Then in 2004, Andre and his team exposed some gold mineralization in trenches at the Eleónore prospect in Quebec. Over the next two years successive drill campaigns showed Eleónore to be a very large, high-grade gold deposit. Goldcorp acquired the deposit for shares, in a deal that equated to ~$13 per VIA share. Goldcorp proceeded to double after the acquisition. VIA shareholders also received half a share for every VIA share in the Newco, Virginia Gold. Virginia Gold was recently acquired by Osisko Royalties (OR) for ~$14.50.
Bear in mind, all this could be had for a price that valued the original Virginia Mines at less than the cash in its treasury.
Sidebar: I re-acquired VIA in early 2004 after visiting the trenches at Eleónore (when I was contributing to Paul van Eeden’s letter). We held through the ensuing take-outs by Goldcorp and then Osisko: some face saved, and lots of money made.
Not to belabor a point on this walk down memory lane, but there were other examples of truly stupendous profits that were made on purchases during the ‘97-’02 bust, at a time when having teeth pulled seemed a more enjoyable choice than coughing up the dough for a junior exploration company story.
In late 1997 some young kid named Brian Dalton and his mates who had funded their way through university staking claims and renting trailers during the Voisey’s Bay land rush IPO’d their company at ~$0.25. From there Altius Minerals (ALS) traded as low as $0.18 and slowly climbed to $0.70 over the next four years. ALS was a bet on some frugal Newfies using other people’s money to explore for world-class deposits. The wait was worth it. They attracted Barrick into a search for Carlin gold deposits in Newfoundland, made a uranium discovery in Labrador (Aurora), nearly closed a deal on an oil refinery, and bought a few royalties along the way. The stock got as high as $30 in 2006 and now sits at about $14 (Fig. 3). Buying smart, honest people running companies with a tight share structure in a busted market is usually a good idea—if one has the patience.
(Fig. 3: ALS 1997 to 2015. Note the four years of absolute boredom as the company executed its business plan.)
First Quantum had built a small copper recovery operation in Zambia near a project I was involved with (ZCCM). Nice little operation, very smart people that we (mostly Rick Rule) financed at ~$0.75 in 1999 in a placement that included a full warrant. The company managed to lever its success into bigger and better African copper projects, hitting $4.50 in 2004 and $27 in 2011 (Fig. 4).
(Fig. 4: First Quantum, 1997 to 2015. Note the seven years of pain.)
I met Ewan Downie, President Wolfden Resources, at the 2002 PDAC. He was an unknown then, with few friends and fewer backers, yet it was clear he had some very good ideas on projects that he had picked up for nothing in the Canadian north. Rick and I financed him at $0.35 and were virtually alone in the deal. He subsequently made the High Lake copper discovery, taking the share price to $8 in 2005. It was eventually sold for $3.60 in 2006 and Premier Gold (PG) was spun out of it.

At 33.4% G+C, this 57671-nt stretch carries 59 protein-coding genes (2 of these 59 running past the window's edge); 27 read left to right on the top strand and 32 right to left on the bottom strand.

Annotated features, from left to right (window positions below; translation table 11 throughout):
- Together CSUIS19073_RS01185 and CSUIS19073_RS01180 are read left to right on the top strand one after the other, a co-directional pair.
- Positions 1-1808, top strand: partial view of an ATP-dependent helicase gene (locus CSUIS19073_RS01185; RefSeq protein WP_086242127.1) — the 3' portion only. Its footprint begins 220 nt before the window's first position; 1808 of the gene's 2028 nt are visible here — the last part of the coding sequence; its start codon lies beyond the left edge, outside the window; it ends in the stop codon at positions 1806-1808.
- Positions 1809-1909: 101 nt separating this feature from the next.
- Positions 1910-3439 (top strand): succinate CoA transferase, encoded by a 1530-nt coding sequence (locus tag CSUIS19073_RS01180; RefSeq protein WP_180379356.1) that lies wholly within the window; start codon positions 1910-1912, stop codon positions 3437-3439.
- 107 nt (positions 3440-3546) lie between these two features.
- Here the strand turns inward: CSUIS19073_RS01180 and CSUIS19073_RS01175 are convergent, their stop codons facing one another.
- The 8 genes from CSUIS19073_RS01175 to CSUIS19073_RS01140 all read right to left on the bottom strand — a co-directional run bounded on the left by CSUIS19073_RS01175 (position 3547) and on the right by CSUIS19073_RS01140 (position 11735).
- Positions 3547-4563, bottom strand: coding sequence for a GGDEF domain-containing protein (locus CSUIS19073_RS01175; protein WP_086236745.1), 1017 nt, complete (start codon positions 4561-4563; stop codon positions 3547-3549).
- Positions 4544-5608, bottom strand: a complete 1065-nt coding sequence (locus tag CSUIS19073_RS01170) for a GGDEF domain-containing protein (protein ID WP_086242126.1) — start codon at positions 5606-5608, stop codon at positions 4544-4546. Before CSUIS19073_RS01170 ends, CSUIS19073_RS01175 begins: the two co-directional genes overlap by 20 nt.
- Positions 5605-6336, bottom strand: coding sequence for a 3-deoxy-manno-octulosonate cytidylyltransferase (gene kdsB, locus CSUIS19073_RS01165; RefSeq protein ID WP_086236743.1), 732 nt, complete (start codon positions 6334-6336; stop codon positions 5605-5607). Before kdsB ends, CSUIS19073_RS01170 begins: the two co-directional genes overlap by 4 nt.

Nevsun Resources (NSU) was another highflyer from the ‘92 to ’97 boom; it fell from $16 to $0.10 (Fig. 5). Then in January 2003 it discovered the Bisha deposit in Eritrea, which took the share price from about $1 to over $8 (admittedly on some serious broker BS). Nonetheless, the company found a legitimate deposit that is now in production and making good money.
(Fig. 5: Nevsun 1995 to 2004. Nearly flat-lined for four years)
Did you see it coming Dad?
On the whole, no. There were certainly some people who understood the cyclical nature of the metals market, and that we couldn't continue producing copper, gold, etc., at below the cost of production (Ross Beaty, Frank Holmes, and Rick Rule come to mind). But honestly, in 2000 few if any saw the China miracle, emerging markets’ boom, 9/11, Bush, Greenspan, the Iraq debacle, the Taliban, etc., coming. No, the sector was dead and there were few of us left with any optimism or belief.
I don’t see the need to rehash the 2002 to 2010 commodities bull market in any detail—you lived it. Suffice to say the Internet and real estate bubbles burst; gold rose from about $300 to a peak of around $1,900; copper $0.60 to a high of $4.50; uranium ran to ~$130; nickel to ~$23; iron to ~$180: it was all about a billion Chinese buying refrigerators and cars, while the US printed trillions of dollars. Big numbers that attracted big dollars into a sector that had been demolished and was perfectly positioned for a serious melt-up, if there were only a new narrative to bolt onto.
We supplied the ratchet and did it again: nothing could go wrong, and massive quantities of indiscriminate money flowed into mining. The billion in China were soon to be followed by the billions in India and the rest of the developing world. QE and currency debasement was an endless treadmill that guaranteed gold would be the last man standing as fiat currencies imploded around the world.
But then metal prices began to decline, economies slowed, profits disappeared and another crash began again.
What went wrong this time Dad? Is it all over? I mean, like, this time seems really bad.
Next week’s Exploration Insights, kid, I’m starting to get depressed. But there are still a few bright spots in the wasteland of junior mining to discuss.
That’s the way I see it.
Brent owns shares in Lara, B2 Gold, Nevsun, Premier, and Osisko Royalties.